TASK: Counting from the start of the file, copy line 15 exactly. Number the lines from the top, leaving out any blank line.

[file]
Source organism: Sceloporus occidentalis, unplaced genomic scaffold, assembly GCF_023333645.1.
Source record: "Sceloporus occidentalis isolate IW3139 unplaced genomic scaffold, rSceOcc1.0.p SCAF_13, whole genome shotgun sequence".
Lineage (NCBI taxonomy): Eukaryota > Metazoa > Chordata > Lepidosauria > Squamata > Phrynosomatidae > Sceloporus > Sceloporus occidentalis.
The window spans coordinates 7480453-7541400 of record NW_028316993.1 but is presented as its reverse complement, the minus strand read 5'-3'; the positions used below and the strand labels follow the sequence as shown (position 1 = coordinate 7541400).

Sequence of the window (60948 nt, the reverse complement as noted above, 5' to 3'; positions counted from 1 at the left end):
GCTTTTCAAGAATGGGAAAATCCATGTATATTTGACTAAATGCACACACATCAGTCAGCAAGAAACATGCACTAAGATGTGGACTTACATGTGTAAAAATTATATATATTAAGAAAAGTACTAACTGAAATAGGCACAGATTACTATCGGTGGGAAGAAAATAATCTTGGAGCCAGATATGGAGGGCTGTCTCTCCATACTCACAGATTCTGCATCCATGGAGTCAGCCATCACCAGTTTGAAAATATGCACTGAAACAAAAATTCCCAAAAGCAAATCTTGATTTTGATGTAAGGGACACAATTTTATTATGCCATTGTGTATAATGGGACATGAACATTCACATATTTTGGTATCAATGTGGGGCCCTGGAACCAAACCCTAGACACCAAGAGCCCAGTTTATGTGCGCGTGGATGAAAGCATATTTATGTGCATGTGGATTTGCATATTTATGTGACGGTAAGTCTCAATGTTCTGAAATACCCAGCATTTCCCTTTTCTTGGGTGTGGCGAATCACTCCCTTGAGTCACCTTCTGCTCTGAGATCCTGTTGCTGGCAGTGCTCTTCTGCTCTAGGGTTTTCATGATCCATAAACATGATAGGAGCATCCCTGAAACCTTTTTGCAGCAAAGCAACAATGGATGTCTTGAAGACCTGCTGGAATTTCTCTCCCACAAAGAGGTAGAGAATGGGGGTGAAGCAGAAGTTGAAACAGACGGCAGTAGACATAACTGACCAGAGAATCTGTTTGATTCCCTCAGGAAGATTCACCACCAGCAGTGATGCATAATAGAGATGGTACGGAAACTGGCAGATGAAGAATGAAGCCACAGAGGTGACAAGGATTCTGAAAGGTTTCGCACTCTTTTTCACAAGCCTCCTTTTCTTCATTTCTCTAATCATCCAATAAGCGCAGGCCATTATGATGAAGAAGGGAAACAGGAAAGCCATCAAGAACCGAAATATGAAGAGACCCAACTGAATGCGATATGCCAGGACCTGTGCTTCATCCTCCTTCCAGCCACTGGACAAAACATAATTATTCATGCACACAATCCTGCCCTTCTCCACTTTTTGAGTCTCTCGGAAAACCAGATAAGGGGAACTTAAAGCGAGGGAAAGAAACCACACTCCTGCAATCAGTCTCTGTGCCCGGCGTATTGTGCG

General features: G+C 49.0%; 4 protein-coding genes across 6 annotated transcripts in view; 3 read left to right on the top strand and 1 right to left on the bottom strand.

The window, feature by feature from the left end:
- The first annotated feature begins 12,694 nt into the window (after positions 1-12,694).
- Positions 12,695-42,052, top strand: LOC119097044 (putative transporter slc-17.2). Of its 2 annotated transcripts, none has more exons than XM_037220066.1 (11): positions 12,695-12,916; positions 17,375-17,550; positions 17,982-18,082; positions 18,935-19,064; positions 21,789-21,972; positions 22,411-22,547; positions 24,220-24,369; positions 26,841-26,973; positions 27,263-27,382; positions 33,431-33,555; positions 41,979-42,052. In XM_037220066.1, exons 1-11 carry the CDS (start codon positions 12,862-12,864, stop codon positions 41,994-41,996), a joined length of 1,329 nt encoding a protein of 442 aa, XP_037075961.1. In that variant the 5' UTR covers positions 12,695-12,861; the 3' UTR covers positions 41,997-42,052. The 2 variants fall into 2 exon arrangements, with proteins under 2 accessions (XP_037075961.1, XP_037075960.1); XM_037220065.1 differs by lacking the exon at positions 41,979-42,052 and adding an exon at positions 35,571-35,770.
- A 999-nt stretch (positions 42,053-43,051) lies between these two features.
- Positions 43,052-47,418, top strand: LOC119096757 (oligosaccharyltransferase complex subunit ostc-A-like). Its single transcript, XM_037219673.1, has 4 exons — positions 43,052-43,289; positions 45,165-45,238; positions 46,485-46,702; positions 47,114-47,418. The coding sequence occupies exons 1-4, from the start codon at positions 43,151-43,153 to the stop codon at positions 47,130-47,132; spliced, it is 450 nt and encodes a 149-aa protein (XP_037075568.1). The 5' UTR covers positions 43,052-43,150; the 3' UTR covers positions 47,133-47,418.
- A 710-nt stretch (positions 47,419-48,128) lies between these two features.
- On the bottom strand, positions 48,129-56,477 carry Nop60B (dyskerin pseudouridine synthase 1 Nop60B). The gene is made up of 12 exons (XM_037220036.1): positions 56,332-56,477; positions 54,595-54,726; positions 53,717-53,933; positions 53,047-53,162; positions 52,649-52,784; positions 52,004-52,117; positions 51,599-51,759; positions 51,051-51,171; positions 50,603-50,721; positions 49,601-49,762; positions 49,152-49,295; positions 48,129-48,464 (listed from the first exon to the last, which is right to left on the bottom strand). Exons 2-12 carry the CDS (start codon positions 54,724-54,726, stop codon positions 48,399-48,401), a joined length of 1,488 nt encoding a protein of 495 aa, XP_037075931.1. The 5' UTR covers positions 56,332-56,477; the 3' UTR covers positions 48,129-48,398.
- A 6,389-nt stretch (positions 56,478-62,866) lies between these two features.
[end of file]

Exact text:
- A 6,389-nt stretch (positions 56,478-62,866) lies between these two features.